Sunday, September 10, 2017

My U.S. Open top 10

Here are my top 10 U.S. Open occurrences, in ascending order:

10. I see you waving from up there!: While we were watching the action at the U.S. Open, something else happened--Garbine Muguruza became the world's number 1 player, succeeding Karolina Pliskova. Pliskova, last year's U.S. Open runner-up, went out in the quarterfinals, leading to an opening of that number 1 slot. There were several women with the potential to become number 1, but once the numbers were crunched, it turned out to be the two-time major champion from Spain who got the job, and it does "feel right" to have her there.

9. Saving the drama for the last act: So much attention has been lavished on the final four women all being USA players, it's easy to forget what happened in junior competition. Both finalists, CoCo Gauff and Amanda Anisimova, are also from the United States. Anisimova won the title in a match in which she cruised until it came time to close--it took her twelve match points to do it.

8. And Sveta wasn't even there: Shelby Rogers and Dasha Gavrilova played the longest women's match in the history of the U.S. Open. The second round match went on for three hours and 33 minutes (ten minutes longer than the one played by Johanna Konta and Garbine Muguruza in 2015), and the victory went to Rogers--7-6, 4-6, 7-6. Rogers is no stranger to big stage upsets, so the outcome wasn't really a surprise

7. A winning combination: Top seeds Martina Hingis and Jamie Murray won their second mixed doubles major title together; they also won Wimbledon this year. Hingis holds a total of seven mixed doubles titles.

6. Now that's more like it: Five-time major champion Maria Sharapova, who has had a terrible time with injuries since her return from a 15-month suspension, finally looked like herself at the U.S. Open, and it was a relief to see that. In one of those strange twists brought about the draw, the 2006 U.S. Open champion and 2nd seed Simona Halep met in the first round. Sharapova won the beautifully played match in three sets. She would go on to lose to the clever and on-fire Anastaija Sevastova in the round of 16, but with some more match play, who knows what the Russian star can do?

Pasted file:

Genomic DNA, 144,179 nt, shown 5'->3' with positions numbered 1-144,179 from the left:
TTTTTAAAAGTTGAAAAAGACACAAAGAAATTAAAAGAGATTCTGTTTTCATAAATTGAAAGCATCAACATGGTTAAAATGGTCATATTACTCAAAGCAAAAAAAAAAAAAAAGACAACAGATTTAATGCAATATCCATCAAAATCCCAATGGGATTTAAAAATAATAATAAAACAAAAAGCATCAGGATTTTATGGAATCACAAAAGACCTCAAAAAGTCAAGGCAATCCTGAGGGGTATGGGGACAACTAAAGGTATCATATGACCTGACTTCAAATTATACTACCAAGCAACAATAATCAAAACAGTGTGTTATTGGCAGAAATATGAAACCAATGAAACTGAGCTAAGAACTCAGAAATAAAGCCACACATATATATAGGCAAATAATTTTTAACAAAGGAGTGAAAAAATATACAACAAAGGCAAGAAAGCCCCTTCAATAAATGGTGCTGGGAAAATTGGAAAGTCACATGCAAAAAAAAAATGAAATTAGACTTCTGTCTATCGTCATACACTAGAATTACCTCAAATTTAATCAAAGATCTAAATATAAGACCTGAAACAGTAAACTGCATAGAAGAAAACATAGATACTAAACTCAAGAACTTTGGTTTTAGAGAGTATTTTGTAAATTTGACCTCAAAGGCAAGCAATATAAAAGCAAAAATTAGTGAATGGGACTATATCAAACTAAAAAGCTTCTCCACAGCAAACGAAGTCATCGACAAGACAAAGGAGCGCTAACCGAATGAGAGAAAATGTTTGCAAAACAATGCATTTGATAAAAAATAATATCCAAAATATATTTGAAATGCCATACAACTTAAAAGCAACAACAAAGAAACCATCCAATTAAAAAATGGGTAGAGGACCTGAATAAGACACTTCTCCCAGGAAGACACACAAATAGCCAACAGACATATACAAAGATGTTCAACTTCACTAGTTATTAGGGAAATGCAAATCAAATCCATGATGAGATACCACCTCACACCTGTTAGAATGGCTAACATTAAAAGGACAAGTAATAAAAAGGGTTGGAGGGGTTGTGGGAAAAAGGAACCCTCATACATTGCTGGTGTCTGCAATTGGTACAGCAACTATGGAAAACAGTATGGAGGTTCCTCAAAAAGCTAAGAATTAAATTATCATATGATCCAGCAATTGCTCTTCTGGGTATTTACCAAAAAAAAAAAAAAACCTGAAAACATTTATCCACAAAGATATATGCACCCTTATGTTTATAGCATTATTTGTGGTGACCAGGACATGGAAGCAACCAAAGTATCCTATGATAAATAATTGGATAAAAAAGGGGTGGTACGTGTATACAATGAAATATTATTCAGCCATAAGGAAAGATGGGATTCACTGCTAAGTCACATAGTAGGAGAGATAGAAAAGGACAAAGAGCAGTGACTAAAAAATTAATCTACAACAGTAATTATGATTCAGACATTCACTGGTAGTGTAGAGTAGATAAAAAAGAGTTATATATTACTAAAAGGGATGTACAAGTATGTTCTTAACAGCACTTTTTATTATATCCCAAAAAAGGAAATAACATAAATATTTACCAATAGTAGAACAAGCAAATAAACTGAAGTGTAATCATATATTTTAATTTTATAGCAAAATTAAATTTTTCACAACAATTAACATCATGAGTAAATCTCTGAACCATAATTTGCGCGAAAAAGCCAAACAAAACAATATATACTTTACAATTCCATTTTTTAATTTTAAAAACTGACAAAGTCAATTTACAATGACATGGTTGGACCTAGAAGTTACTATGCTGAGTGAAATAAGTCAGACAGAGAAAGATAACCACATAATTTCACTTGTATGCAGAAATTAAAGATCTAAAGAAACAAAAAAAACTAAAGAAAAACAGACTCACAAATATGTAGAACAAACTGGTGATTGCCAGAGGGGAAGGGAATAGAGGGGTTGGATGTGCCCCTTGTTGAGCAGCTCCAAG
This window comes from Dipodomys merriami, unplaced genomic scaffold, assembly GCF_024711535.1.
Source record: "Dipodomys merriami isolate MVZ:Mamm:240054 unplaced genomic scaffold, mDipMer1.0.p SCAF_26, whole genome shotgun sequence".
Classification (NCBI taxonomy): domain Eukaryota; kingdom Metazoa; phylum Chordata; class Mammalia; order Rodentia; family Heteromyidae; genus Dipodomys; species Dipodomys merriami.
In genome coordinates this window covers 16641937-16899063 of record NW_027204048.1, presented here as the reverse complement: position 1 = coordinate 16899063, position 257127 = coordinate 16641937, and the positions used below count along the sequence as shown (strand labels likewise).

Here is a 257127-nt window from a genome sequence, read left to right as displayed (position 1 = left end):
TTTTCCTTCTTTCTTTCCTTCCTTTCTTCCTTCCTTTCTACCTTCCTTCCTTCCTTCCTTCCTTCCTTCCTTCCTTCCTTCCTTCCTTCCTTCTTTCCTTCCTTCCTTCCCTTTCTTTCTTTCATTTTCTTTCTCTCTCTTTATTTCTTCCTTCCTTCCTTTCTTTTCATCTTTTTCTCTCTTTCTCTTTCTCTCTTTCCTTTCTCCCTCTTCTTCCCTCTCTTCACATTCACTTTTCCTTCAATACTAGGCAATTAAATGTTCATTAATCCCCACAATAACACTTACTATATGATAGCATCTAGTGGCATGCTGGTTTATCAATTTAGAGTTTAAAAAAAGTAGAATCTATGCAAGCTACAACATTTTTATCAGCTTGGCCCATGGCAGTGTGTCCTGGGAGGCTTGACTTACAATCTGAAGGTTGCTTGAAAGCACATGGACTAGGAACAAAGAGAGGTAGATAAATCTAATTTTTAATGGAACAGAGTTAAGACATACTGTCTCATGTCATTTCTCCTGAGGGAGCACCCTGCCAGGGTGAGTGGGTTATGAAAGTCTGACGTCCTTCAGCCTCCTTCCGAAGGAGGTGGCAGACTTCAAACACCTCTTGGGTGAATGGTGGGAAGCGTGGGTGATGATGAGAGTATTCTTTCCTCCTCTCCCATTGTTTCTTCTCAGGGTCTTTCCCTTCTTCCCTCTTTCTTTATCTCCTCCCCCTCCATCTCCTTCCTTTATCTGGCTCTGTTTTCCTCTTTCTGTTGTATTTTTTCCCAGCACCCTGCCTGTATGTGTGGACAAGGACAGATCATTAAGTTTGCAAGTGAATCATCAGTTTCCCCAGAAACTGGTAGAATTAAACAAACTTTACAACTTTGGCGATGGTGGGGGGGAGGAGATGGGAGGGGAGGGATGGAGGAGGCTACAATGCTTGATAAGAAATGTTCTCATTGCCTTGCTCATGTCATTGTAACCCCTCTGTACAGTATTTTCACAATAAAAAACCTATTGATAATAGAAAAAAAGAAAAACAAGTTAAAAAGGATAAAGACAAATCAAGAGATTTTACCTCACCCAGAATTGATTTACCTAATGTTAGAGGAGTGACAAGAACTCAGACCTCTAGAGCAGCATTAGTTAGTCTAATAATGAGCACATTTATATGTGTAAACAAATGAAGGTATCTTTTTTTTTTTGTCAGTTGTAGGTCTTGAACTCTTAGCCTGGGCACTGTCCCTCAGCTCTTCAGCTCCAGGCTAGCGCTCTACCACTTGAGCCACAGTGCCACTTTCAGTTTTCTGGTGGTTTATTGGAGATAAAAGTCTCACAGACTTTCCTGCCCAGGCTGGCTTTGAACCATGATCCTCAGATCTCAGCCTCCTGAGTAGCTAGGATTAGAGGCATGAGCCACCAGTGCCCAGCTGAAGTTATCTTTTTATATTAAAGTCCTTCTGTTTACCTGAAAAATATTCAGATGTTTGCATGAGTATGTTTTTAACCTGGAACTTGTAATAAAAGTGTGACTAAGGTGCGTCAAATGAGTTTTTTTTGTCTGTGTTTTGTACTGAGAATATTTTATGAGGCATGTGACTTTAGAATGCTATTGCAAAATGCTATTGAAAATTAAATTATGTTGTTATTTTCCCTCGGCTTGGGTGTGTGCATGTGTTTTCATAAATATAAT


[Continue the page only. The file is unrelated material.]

5. Many shelves required: Martina Hingis won her 24th and 25th major titles at this U.S. Open. She won the mixed doubles title with Jamie Murray, and the women's doubles title with Chan Yung-Jan. Counting her one Hopman Cup title, Hingis now has 119 professional tennis trophies, which is an amazing feat. It is especially amazing when we consider that it was hardly a smooth path she had to take to reach this level of achievement.

4. The miracle that keeps on giving: Petra is back. Not only is she back, Scary Petra played in Flushing Meadows, and she was a sight to behold. (And, given the cooler and drier conditions at this year's U.S. Open--her asthma didn't get triggered.) If we hadn't known better, we'd have thought we were watching Wimbledon. Having expertly knocked off Jelena Jankovic, Alize Cornet, Caroline Garcia, and world number 1 Muguruza, the Barking Czech's run ended when she was defeated in the quarterfinals by Venus Williams. It was a great match, and Kvitova had a great run. I wish it had gone on longer, but given the circumstances, it was amazing that it happened at all. And let's not forget that Kvitova still doesn't have all the feeling back in her left hand. Just imagine, when she does.